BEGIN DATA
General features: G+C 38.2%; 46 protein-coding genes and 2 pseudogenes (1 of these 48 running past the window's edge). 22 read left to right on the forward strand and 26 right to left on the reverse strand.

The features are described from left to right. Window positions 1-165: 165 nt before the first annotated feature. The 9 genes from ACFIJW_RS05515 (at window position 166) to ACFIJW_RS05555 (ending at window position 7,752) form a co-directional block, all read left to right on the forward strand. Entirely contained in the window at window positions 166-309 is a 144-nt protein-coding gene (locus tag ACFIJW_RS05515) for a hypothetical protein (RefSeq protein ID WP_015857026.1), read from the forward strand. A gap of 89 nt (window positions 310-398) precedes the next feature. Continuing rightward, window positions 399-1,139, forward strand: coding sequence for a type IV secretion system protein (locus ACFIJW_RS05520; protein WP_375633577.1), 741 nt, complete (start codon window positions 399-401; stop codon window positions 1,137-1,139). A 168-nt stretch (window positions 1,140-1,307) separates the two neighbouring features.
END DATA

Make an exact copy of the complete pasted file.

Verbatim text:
General features: G+C 38.2%; 46 protein-coding genes and 2 pseudogenes (1 of these 48 running past the window's edge). 22 read left to right on the forward strand and 26 right to left on the reverse strand.

The features are described from left to right. Window positions 1-165: 165 nt before the first annotated feature. The 9 genes from ACFIJW_RS05515 (at window position 166) to ACFIJW_RS05555 (ending at window position 7,752) form a co-directional block, all read left to right on the forward strand. Entirely contained in the window at window positions 166-309 is a 144-nt protein-coding gene (locus tag ACFIJW_RS05515) for a hypothetical protein (RefSeq protein ID WP_015857026.1), read from the forward strand. A gap of 89 nt (window positions 310-398) precedes the next feature. Continuing rightward, window positions 399-1,139, forward strand: coding sequence for a type IV secretion system protein (locus ACFIJW_RS05520; protein WP_375633577.1), 741 nt, complete (start codon window positions 399-401; stop codon window positions 1,137-1,139). A 168-nt stretch (window positions 1,140-1,307) separates the two neighbouring features.